A year and two months before the world would be introduced to the iPhone, the notion of buying anything on a mobile device other than a ringtone — much less using it to actually initiate the purchase and pay for the item — was nary more than a gleam in the eye of an innovator.
It was also the day that PayPal launched mobile payments — Text to Buy.
“What [PayPal] had then was a great way to buy or give money to a friend or charity via text message,” Anuj Nayar, PayPal’s global head of product communications, told PYMNTS in an interview on PayPal’s 10-year mobile anniversary. “Even that was a little ahead of its time since it was still a full year ahead of the iPhone. Even then, mobile payments on the first iteration of the [iPhone] was pretty theoretical as there were only 15 apps at first.”
It was a pretty clunky experience. Consumers saw a product with “Text to Buy” next to it, entered in the code and waited for PayPal to call the user back with an authorization to purchase and use PayPal to pay, of course. But hey, it was a toe in the water with a cloud-based experience that leveraged what was available at the time — phones that could text.
Fast forward a decade, and as the saying goes, PayPal and mobile payments have “come a long way, baby.”
“And so, you see today 30 percent of our traffic now is on a mobile device,” Nayar noted. “The whole world has opened to the possibilities of mobile. It has changed the nature of how most people have done so many things. It is the fastest-adopted technology in history.”
And that “hockey-sticking,” Nayar noted, can be seen in PayPal’s mobile results over the last decade. Though the firm saw a slight bump in its mobile volume when it first dropped its PayPal app into the Apple Store (and later the Google Play Store) a decade ago, that little bump has become $175 billion in mobile payments volume — most of which, Nayar notes, has gone across the digital wires in the last two years.
In 2015, PayPal’s total payment volume was $282 billion from 4.9 billion transactions — 1.4 billion of which were mobile-initiated.
“The [mobile] model is a game-changer, not just for commerce but for everything anyone is doing,” Nayar remarked.
All in, mobile was up over 44 percent year over year on the platform, and Nayar notes that that growth trajectory is forecasted to keep gaining steam.
“Mobile is a fundamentally different way to shop, and we see a greater and greater percentage of our business moving to the mobile device, which is a sign that it is getting easier and easier to actually finish a transaction on a mobile device, as opposed to just starting one.”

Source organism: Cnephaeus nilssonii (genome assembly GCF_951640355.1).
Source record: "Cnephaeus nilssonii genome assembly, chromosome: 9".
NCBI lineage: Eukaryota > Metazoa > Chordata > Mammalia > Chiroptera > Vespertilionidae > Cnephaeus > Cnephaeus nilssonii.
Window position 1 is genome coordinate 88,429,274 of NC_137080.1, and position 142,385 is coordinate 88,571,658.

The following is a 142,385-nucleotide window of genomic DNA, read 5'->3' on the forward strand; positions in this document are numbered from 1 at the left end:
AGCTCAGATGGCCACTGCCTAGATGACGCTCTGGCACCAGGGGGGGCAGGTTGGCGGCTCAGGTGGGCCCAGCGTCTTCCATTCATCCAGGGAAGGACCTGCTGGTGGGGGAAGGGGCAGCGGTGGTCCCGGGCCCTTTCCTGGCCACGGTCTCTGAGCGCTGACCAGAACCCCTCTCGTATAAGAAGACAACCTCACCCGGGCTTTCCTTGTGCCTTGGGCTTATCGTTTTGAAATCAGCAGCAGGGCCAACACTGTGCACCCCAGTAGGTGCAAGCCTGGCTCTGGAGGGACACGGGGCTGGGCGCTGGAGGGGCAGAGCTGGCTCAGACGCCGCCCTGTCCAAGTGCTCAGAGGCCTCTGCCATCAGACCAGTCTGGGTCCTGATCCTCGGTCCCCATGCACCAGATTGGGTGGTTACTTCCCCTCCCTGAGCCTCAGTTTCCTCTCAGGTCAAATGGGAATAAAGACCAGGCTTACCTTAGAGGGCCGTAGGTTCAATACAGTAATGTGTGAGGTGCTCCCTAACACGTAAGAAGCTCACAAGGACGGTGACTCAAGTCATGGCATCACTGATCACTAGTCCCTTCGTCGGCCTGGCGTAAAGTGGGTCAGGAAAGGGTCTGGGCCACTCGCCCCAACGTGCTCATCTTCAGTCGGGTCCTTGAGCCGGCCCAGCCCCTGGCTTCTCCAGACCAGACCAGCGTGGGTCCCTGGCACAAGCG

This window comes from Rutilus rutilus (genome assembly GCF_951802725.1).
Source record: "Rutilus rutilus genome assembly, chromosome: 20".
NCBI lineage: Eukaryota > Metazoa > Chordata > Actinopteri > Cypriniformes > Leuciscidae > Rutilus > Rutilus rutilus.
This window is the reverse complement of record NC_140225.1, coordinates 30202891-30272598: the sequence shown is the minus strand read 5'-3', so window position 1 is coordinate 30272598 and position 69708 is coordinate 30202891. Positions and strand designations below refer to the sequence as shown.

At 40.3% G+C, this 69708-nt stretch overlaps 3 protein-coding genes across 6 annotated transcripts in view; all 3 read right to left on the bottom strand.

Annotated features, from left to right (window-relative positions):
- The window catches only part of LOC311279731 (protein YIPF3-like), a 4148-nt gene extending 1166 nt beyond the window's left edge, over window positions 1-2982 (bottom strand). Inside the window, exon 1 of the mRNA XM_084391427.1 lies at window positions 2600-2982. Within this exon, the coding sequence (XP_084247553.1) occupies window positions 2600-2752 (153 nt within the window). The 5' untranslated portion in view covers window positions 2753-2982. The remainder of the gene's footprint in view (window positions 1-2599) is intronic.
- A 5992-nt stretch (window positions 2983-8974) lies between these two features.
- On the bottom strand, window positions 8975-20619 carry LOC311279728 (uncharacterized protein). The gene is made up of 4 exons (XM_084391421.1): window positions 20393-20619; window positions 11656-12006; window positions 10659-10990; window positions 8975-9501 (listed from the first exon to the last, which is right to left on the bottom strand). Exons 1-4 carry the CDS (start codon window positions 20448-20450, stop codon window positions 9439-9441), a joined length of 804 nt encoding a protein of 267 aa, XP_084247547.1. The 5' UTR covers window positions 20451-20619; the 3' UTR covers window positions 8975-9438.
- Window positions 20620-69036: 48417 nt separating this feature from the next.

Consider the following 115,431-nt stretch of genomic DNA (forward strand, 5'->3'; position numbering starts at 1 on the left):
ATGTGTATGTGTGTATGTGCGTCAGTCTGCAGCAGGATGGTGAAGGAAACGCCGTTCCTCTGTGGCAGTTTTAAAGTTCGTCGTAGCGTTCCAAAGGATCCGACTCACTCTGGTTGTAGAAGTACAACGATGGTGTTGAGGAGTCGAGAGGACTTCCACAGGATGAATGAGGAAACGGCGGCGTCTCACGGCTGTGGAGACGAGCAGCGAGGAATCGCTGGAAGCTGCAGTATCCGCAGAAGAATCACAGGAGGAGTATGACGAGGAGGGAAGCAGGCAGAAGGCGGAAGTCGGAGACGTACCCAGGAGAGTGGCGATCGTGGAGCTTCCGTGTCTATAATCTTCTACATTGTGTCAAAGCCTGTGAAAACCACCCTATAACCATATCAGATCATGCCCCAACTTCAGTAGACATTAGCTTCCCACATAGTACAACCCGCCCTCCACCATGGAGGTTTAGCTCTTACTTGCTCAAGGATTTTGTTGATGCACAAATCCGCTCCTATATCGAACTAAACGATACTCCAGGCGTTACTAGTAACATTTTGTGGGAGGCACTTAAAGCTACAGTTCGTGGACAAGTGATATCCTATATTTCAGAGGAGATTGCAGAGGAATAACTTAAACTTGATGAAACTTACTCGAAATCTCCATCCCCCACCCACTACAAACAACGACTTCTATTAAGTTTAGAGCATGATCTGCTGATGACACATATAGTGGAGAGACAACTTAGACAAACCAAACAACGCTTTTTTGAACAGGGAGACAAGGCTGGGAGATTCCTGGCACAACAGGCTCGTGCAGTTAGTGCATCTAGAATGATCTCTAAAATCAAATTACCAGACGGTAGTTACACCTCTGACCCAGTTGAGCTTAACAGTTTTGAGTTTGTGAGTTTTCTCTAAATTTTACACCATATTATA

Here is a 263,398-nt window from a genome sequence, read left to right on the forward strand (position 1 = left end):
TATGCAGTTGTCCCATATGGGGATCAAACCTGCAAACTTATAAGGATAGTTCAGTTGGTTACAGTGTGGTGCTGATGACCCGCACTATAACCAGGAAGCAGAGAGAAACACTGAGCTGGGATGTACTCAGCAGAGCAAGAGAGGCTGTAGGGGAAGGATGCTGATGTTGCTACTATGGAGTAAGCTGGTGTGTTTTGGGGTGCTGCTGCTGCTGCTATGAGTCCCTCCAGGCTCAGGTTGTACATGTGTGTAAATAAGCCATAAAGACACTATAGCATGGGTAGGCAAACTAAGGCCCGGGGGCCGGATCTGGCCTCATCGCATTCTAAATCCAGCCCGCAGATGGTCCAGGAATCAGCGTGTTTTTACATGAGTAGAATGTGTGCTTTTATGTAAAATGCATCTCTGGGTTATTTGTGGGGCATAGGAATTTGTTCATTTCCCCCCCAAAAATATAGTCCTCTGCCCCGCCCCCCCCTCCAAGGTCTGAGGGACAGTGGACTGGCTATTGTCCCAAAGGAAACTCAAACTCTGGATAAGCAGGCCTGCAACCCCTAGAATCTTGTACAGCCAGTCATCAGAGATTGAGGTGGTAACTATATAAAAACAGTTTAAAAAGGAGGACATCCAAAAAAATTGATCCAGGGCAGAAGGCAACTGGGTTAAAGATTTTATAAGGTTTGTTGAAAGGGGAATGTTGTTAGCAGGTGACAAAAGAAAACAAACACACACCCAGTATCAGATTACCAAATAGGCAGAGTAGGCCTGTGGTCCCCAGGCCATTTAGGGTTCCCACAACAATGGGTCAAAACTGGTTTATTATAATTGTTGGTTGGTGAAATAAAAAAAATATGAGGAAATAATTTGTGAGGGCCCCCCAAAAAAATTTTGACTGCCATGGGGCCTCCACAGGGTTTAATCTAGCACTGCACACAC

The last decade has also seen PayPal bolster its core platform through acquisitions that extend and enhance the mobile payments experience: the 2013 acquisition of payments processor Braintree (and in the deal Venmo for P2P and the recently launched Pay with Venmo in stores); the 2015 acquisition of Xoom for mobile remittances, including the opening of a corridor in Cuba; and the 2015 acquisition of Paydiant to enable mobile payments in store and Cardless Cash payments at ATMs.
One thing is clear even as mobile payments has become increasingly more congested with new players hoping to capitalize on the opportunity: What was once thought of as an exception to the rule for how people shop has now become the accepted conventional wisdom about how it will happen.
“At some point, if you are going to spend more than $20, you have probably touched the Internet at some point, and increasingly, that’s happening on a mobile device,” Nayar noted.
So, what does the next 10 years look like?
Using the PayPal digital platform to connect everyone in the world to commerce — and those who enable it.
“About 85 percent of the world’s transactions are still cash. We don’t think that it’s about betting on any one piece of tech but rather having the solutions that allow consumers to connect with each other and consumers to connect with merchants anywhere on the planet,” Nayar emphasized.
PayPal believes that it’s well-positioned to do that but not just because it has innovated over the last 10 years to deliver the use cases and innovations that make digital and mobile a value-added experience for people and businesses.
“At the end of the day, every company has its DNA, its core value proposition,” Nayar told PYMNTS. “PayPal has 17,000 employees who spend every single day thinking about payments first and how we can enable commerce for anyone, regardless of the device they have access to or the technology that device enables.”
And that focus, Nayar noted, is what will power PayPal over the next 10 years.
“We’re just getting started,” he concluded.